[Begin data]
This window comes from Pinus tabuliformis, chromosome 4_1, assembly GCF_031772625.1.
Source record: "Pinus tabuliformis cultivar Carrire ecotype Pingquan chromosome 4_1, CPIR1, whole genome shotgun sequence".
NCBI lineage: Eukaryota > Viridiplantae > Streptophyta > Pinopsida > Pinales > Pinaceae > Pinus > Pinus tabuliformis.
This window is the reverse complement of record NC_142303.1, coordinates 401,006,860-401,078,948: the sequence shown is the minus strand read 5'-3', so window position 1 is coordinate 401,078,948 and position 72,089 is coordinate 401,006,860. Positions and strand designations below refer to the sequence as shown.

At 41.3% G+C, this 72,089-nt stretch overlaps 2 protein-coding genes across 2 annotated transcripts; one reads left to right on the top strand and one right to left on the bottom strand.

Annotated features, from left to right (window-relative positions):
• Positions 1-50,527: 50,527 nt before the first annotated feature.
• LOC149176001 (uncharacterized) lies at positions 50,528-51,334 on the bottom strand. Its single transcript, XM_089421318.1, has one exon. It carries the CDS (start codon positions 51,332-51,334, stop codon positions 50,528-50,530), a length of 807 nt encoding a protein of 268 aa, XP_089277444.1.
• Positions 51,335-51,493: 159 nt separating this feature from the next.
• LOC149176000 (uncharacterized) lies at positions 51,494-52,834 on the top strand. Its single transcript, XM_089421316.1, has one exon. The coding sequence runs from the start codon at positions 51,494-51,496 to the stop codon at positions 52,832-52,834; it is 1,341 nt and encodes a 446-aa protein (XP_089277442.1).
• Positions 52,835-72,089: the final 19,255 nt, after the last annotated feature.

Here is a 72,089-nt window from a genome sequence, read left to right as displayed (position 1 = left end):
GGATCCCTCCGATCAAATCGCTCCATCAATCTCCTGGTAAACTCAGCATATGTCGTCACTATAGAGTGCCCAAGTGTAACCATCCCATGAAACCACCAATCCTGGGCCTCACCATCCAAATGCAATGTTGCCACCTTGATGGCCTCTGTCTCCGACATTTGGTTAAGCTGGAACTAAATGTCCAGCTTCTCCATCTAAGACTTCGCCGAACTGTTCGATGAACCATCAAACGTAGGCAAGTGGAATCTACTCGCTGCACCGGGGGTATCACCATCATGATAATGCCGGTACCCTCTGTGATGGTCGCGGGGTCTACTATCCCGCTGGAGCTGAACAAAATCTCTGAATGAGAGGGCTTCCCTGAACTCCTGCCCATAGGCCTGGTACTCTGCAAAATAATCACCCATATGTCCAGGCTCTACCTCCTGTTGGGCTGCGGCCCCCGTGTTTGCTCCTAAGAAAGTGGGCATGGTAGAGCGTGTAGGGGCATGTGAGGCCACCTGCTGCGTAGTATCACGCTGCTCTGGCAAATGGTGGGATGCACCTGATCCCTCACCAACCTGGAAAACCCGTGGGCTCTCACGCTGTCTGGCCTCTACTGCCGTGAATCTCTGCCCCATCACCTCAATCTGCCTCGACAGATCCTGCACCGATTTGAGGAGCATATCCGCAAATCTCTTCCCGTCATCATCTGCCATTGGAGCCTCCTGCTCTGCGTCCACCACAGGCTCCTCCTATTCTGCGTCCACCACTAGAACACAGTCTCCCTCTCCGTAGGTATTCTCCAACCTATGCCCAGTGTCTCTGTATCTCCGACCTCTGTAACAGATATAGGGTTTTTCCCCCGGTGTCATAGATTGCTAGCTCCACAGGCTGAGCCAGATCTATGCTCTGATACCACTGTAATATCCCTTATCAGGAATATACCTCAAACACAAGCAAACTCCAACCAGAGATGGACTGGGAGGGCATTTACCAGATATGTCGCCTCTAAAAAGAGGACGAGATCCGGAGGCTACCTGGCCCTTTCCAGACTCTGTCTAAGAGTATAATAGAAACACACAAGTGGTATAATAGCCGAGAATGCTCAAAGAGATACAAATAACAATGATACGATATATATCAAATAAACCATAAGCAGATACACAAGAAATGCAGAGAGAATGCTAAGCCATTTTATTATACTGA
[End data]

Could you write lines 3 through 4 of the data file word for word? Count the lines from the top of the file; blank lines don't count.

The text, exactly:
NCBI lineage: Eukaryota > Viridiplantae > Streptophyta > Pinopsida > Pinales > Pinaceae > Pinus > Pinus tabuliformis.
This window is the reverse complement of record NC_142303.1, coordinates 401,006,860-401,078,948: the sequence shown is the minus strand read 5'-3', so window position 1 is coordinate 401,078,948 and position 72,089 is coordinate 401,006,860. Positions and strand designations below refer to the sequence as shown.